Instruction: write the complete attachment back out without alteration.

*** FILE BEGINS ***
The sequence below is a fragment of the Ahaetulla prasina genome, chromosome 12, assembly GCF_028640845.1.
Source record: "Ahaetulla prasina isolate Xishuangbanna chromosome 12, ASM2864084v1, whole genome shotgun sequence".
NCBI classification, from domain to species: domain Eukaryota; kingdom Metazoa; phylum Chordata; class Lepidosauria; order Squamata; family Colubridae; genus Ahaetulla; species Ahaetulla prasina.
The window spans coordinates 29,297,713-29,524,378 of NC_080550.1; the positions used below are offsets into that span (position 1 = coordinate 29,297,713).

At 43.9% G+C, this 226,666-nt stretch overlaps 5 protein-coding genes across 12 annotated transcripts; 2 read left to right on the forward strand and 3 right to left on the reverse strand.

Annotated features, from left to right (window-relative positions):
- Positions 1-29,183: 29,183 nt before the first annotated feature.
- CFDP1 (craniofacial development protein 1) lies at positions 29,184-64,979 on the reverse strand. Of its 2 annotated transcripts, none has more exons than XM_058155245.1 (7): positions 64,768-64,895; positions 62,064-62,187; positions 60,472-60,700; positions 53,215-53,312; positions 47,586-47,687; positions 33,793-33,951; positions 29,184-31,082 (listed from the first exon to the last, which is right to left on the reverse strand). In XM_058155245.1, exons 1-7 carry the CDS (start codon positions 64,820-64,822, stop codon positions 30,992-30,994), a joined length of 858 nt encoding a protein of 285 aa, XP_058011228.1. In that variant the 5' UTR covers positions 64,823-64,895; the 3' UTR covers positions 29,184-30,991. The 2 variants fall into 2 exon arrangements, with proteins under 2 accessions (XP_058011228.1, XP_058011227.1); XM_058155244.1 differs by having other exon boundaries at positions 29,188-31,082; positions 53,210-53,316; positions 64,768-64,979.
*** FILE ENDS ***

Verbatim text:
The sequence below is a fragment of the Ahaetulla prasina genome, chromosome 12, assembly GCF_028640845.1.
Source record: "Ahaetulla prasina isolate Xishuangbanna chromosome 12, ASM2864084v1, whole genome shotgun sequence".
NCBI classification, from domain to species: domain Eukaryota; kingdom Metazoa; phylum Chordata; class Lepidosauria; order Squamata; family Colubridae; genus Ahaetulla; species Ahaetulla prasina.
The window spans coordinates 29,297,713-29,524,378 of NC_080550.1; the positions used below are offsets into that span (position 1 = coordinate 29,297,713).

At 43.9% G+C, this 226,666-nt stretch overlaps 5 protein-coding genes across 12 annotated transcripts; 2 read left to right on the forward strand and 3 right to left on the reverse strand.

Annotated features, from left to right (window-relative positions):
- Positions 1-29,183: 29,183 nt before the first annotated feature.
- CFDP1 (craniofacial development protein 1) lies at positions 29,184-64,979 on the reverse strand. Of its 2 annotated transcripts, none has more exons than XM_058155245.1 (7): positions 64,768-64,895; positions 62,064-62,187; positions 60,472-60,700; positions 53,215-53,312; positions 47,586-47,687; positions 33,793-33,951; positions 29,184-31,082 (listed from the first exon to the last, which is right to left on the reverse strand). In XM_058155245.1, exons 1-7 carry the CDS (start codon positions 64,820-64,822, stop codon positions 30,992-30,994), a joined length of 858 nt encoding a protein of 285 aa, XP_058011228.1. In that variant the 5' UTR covers positions 64,823-64,895; the 3' UTR covers positions 29,184-30,991. The 2 variants fall into 2 exon arrangements, with proteins under 2 accessions (XP_058011228.1, XP_058011227.1); XM_058155244.1 differs by having other exon boundaries at positions 29,188-31,082; positions 53,210-53,316; positions 64,768-64,979.